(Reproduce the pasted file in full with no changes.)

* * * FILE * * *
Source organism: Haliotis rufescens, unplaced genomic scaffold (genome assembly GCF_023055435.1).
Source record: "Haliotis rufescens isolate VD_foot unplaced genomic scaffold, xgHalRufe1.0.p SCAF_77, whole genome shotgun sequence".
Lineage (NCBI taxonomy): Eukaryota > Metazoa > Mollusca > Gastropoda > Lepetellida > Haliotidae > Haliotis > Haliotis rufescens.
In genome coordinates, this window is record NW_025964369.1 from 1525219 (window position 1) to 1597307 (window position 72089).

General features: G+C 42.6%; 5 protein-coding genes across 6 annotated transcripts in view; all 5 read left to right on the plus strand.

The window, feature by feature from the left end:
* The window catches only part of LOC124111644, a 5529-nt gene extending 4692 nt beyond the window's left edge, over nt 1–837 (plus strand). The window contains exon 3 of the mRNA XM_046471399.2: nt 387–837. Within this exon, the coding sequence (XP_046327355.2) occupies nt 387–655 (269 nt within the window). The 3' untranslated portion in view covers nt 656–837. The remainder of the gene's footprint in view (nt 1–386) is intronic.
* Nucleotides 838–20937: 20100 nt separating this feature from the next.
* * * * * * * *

Source organism: Haliotis rufescens, unplaced genomic scaffold (genome assembly GCF_023055435.1).
Source record: "Haliotis rufescens isolate VD_foot unplaced genomic scaffold, xgHalRufe1.0.p SCAF_77, whole genome shotgun sequence".
Lineage (NCBI taxonomy): Eukaryota > Metazoa > Mollusca > Gastropoda > Lepetellida > Haliotidae > Haliotis > Haliotis rufescens.
In genome coordinates, this window is record NW_025964369.1 from 1525219 (window position 1) to 1597307 (window position 72089).

General features: G+C 42.6%; 5 protein-coding genes across 6 annotated transcripts in view; all 5 read left to right on the plus strand.

The window, feature by feature from the left end:
* The window catches only part of LOC124111644, a 5529-nt gene extending 4692 nt beyond the window's left edge, over nt 1–837 (plus strand). The window contains exon 3 of the mRNA XM_046471399.2: nt 387–837. Within this exon, the coding sequence (XP_046327355.2) occupies nt 387–655 (269 nt within the window). The 3' untranslated portion in view covers nt 656–837. The remainder of the gene's footprint in view (nt 1–386) is intronic.
* Nucleotides 838–20937: 20100 nt separating this feature from the next.